H.R. 2874: Women, Peace, and Security Act of 2013

Introduced:
Jul 31, 2013
Status:
Referred to Committee on Jul 31, 2013
Prognosis
0% chance of being enacted
Track this bill

This bill was assigned to a congressional committee on July 31, 2013, which will consider it before possibly sending it on to the House or Senate as a whole.

Introduced
Jul 31, 2013
Reported by Committee
Passed House
Passed Senate
Signed by the President
 
Sponsor
Janice “Jan” Schakowsky
Representative for Illinois's 9th congressional district
Party
Democrat
Text
Read Text »
Last Updated
Jul 31, 2013
Length
27 pages
Related Bills
S. 1942 (Related)
Women, Peace, and Security Act of 2014

Referred to Committee
Last Action: Jan 16, 2014

 
Full Title

To ensure that the United States promotes women's meaningful inclusion and participation in mediation and negotiation processes undertaken in order to prevent, mitigate, and resolve violent conflict and implements the United States National Action Plan on Women, Peace, and Security.

Summary

No summaries available.

 
Prognosis

1% chance of getting past committee.
0% chance of being enacted.

Only 11% of bills made it past committee and only about 3% were enacted in 2011–2013. [show factors | methodology]

Cosponsors
30 cosponsors (30D) (show)
Committees

House Armed Services

House Foreign Affairs

The committee chair determines whether a bill will move past the committee stage.

 
Primary Source

THOMAS.gov (The Library of Congress)

GovTrack gets most information from THOMAS, which is updated generally one day after events occur. Activity since the last update may not be reflected here. Data comes via the congress project.

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Notes

H.R. stands for House of Representatives bill.

A bill must be passed by both the House and Senate in identical form and then be signed by the president to become law.

The bill’s title was written by its sponsor.

GovTrack’s Bill Summary

We don’t have a summary available yet.

Library of Congress Summary

The summary below was written by the Congressional Research Service, which is a nonpartisan division of the Library of Congress.


7/31/2013--Introduced.
Women, Peace, and Security Act of 2013 - Expresses the sense of Congress that:
(1) implementation of the United States National Action Plan on Women, Peace, and Security (NAP) is paramount in improving the lives of women around the world and increasing global stability and prosperity,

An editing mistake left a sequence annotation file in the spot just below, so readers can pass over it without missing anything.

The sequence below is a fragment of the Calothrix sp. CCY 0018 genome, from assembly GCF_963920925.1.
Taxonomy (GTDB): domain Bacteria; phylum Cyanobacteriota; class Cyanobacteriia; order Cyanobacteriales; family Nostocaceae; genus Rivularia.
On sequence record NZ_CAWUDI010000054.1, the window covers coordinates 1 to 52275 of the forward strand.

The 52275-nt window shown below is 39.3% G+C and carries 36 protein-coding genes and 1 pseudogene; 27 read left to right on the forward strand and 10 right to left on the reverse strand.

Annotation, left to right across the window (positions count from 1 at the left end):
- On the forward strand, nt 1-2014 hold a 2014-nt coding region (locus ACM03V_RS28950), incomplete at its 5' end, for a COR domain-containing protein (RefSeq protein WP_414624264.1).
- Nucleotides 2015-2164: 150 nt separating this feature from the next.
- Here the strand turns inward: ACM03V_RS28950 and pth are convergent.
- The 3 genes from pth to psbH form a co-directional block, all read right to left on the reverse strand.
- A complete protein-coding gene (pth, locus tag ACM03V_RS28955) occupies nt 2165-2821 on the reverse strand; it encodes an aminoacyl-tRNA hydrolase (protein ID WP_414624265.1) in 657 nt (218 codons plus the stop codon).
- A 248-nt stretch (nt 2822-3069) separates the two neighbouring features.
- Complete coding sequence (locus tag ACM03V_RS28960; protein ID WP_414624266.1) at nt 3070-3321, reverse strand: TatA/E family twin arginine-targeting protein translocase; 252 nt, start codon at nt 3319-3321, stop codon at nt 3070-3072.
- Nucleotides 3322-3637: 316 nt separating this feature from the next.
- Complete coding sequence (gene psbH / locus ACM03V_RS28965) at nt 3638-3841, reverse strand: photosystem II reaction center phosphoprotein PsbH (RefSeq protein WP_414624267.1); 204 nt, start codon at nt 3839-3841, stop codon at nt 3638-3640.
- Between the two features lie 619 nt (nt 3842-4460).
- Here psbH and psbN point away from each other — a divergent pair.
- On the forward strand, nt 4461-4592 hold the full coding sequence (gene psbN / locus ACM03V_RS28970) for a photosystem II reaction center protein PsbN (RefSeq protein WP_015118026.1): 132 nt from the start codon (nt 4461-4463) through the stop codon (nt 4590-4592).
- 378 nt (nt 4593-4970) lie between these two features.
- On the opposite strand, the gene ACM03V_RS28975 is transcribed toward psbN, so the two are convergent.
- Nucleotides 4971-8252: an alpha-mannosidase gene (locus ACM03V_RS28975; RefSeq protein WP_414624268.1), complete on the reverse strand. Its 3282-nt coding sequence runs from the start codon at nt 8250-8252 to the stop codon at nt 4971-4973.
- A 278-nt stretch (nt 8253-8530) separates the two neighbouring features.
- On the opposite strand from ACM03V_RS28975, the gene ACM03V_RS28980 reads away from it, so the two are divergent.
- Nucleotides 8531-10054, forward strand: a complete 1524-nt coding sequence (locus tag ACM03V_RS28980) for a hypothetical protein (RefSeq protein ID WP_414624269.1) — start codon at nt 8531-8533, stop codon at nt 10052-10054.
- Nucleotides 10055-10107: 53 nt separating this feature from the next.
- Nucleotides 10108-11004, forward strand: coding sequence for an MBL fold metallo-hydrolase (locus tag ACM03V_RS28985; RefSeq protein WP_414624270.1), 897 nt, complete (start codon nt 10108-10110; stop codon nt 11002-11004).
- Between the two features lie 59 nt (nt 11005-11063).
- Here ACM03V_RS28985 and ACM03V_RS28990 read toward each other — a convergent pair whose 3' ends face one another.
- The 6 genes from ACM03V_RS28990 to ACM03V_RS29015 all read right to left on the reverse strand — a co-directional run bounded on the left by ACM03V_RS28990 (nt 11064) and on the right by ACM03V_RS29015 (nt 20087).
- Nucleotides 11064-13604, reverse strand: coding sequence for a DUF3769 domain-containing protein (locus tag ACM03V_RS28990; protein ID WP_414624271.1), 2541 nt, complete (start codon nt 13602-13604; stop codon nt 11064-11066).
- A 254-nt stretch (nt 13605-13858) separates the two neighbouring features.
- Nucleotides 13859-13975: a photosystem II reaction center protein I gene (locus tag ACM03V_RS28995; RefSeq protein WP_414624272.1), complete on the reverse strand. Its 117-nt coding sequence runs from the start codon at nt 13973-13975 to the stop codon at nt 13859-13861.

(2) Congress is committed to advancing NAP principles, and
(3) the President should ensure NAP's implementation and coordinate with the international community to reaffirm global commitments to implementation of United Nations Security Council Resolution 1325.
States that it is U.S. policy to implement NAP.
Directs the Secretary of State and the Administrator of the U.S. Agency for International Development (USAID) to: (1) integrate gender goals into diplomatic and development efforts, and into agency guidance and contracting; (2) include gender in strategic and budget planning processes; and (3) review existing U.S. policies and programs on women and girls in foreign countries from a gender perspective.
Directs the heads of federal departments and agencies to ensure that NAP's tenets are incorporated into all programs related to: (1) conflict prevention, (2) humanitarian and disaster response, (3) conflict mediation, (4) peacekeeping, (5) post-conflict reconstruction, (6) institution building, and (7) democracy promotion.
Urges the Secretary to promote the inclusion of women in coordination and consultation with international partners.
Directs the Secretary, the Administrator, the Secretary of Defense (DOD) and representatives of other federal agencies to implement NAP and ensure relevant personnel training.
Directs the Secretary to facilitate the efforts of partner governments to improve women's participation in peace and security processes, conflict prevention, peace-building, transitional processes, and decision making institutions in conflict-affected environments.
Directs the Secretary and the Administrator to establish guidelines for overseas U.S. personnel to consult with specified stakeholders regarding U.S. efforts to: (1) prevent, mitigate, or resolve violent conflict; and (2) enhance the success of mediation and negotiation processes by ensuring women's meaningful participation.

House Republican Conference Summary

The summary below was written by the House Republican Conference, which is the caucus of Republicans in the House of Representatives.


No summary available.

House Democratic Caucus Summary

The House Democratic Caucus does not provide summaries of bills.

So, yes, we display the House Republican Conference’s summaries when available even if we do not have a Democratic summary available. That’s because we feel it is better to give you as much information as possible, even if we cannot provide every viewpoint.

We’ll be looking for a source of summaries from the other side in the meanwhile.

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